Late planting and a milder summer in many areas have impacted the spread of Western bean cutworm (WBC), but only in the sense of delaying the emergence of this destructive pest.
Recent trappings by university entomologists and field professionals from Pioneer Hi-Bred, a DuPont business, indicate the pest is moving eastward, with the heaviest infestations being reported in unprotected cornfields across northern Indiana, with some reports extending into Illinois and Ohio. Additional reports have confirmed the spread of WBC into central and northeastern areas of Michigan, areas new to WBC infestations.
"Traditionally, we’ve seen the heaviest pressure from Nebraska to central Iowa, but now we’re seeing WBC continue to move eastward along the I-80 corridor," says Paula Davis, Pioneer senior marketing manager for insect and disease control traits. "Most of the time the spread of WBC is complete by mid-August. This year it appears to be a little late, just like everything else."
WBC can reduce yields up to 40 percent in heavily infected fields. Young WBC larvae feed on tassels and silks, but eventually tunnel through the silk channel to reach developing kernels. Direct yield loss occurs as larvae consume all or parts of developing kernels. Because of the labor intensive nature of scouting, the critical timing needed for insecticide applications and the possibility that multiple treatments may be necessary, insecticides may not be an economical or effective solution to the WBC problem.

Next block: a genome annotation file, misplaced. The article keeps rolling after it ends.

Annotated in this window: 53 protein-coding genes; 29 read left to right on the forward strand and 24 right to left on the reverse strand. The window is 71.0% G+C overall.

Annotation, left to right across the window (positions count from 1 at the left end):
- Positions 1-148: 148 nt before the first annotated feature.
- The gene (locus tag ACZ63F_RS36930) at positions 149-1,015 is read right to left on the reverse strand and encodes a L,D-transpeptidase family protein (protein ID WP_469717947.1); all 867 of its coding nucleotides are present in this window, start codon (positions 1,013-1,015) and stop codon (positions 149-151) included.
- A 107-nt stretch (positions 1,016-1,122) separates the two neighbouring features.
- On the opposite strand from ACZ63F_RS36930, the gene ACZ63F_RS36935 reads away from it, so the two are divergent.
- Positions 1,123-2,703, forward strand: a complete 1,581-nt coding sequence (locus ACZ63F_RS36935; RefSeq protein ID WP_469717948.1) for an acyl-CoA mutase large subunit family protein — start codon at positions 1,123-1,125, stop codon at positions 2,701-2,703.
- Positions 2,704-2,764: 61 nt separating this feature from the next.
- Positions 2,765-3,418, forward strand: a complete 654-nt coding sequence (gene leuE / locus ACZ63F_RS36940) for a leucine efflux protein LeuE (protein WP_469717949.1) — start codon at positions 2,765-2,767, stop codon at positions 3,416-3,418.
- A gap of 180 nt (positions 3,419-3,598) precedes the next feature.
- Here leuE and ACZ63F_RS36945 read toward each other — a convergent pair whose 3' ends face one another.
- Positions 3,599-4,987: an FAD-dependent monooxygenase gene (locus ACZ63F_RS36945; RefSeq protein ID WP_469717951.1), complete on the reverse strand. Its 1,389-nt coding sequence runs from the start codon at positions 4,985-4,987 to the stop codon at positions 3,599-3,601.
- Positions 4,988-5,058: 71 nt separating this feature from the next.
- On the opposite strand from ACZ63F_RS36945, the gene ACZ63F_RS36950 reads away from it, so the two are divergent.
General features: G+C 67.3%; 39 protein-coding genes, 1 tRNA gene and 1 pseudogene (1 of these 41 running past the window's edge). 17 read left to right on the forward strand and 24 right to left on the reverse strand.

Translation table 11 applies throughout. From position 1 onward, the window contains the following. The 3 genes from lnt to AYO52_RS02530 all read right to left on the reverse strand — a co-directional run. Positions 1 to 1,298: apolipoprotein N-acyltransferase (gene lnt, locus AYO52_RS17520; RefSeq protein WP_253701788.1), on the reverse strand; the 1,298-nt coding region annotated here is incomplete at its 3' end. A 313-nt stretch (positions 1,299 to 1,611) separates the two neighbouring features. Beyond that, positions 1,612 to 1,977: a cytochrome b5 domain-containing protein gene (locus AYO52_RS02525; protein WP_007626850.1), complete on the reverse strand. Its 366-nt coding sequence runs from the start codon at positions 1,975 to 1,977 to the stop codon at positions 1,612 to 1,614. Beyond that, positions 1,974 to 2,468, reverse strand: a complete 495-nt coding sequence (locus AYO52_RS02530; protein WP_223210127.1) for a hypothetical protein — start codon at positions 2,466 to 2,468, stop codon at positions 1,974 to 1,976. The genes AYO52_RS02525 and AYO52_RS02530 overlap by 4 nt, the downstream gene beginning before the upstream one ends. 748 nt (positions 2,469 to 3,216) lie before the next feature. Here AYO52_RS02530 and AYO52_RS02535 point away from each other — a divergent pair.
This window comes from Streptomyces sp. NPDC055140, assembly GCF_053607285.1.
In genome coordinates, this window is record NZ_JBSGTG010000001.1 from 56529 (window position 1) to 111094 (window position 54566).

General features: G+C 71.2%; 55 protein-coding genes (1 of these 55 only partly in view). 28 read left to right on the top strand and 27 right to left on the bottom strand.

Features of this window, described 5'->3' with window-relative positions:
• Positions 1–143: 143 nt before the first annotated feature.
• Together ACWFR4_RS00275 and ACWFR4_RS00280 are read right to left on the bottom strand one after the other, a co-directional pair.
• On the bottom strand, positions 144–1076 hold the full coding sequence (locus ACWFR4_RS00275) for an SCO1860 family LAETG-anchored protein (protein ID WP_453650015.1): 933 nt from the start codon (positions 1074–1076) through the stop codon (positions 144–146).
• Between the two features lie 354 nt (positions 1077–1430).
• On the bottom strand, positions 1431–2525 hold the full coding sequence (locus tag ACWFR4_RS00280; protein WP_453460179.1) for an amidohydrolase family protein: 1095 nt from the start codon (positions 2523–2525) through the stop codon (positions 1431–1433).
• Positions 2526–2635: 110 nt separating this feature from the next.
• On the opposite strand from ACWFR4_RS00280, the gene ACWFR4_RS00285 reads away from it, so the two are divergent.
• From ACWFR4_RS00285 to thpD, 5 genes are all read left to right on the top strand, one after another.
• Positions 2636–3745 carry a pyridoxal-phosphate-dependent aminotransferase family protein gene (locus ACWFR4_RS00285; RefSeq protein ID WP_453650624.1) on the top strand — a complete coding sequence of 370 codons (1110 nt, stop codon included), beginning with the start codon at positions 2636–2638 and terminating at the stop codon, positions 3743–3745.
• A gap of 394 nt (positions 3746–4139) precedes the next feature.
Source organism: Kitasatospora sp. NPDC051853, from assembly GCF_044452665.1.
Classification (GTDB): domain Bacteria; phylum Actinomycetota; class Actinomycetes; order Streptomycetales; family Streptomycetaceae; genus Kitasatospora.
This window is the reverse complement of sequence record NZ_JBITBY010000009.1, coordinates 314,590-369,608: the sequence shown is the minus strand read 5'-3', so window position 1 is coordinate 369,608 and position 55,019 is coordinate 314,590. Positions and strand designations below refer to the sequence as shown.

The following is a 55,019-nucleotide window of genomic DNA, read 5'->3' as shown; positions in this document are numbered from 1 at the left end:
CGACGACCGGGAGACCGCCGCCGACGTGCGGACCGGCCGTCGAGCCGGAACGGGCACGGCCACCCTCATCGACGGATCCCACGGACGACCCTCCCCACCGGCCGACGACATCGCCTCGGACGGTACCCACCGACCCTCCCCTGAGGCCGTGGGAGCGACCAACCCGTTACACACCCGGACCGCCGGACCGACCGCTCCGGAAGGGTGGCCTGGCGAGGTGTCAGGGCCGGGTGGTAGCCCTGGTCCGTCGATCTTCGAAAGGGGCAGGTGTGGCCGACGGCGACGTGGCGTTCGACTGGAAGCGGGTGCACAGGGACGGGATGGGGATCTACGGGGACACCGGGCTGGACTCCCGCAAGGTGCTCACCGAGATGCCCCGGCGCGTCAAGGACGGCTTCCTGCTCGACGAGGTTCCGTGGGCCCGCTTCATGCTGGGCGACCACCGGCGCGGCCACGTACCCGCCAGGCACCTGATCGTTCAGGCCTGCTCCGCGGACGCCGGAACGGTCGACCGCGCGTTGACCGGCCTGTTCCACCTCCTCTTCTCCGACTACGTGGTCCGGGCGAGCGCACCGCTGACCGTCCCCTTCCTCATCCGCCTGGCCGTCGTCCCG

Spraying is occurring as signs of increased populations surface, but spraying must take place before the insect moves into the ear where it is protected by the husk.
The threshold is 5 percent of the plants with egg masses or small larvae in the tassel. With moth flights reaching peak levels and approaching completion, increased feeding can be expected.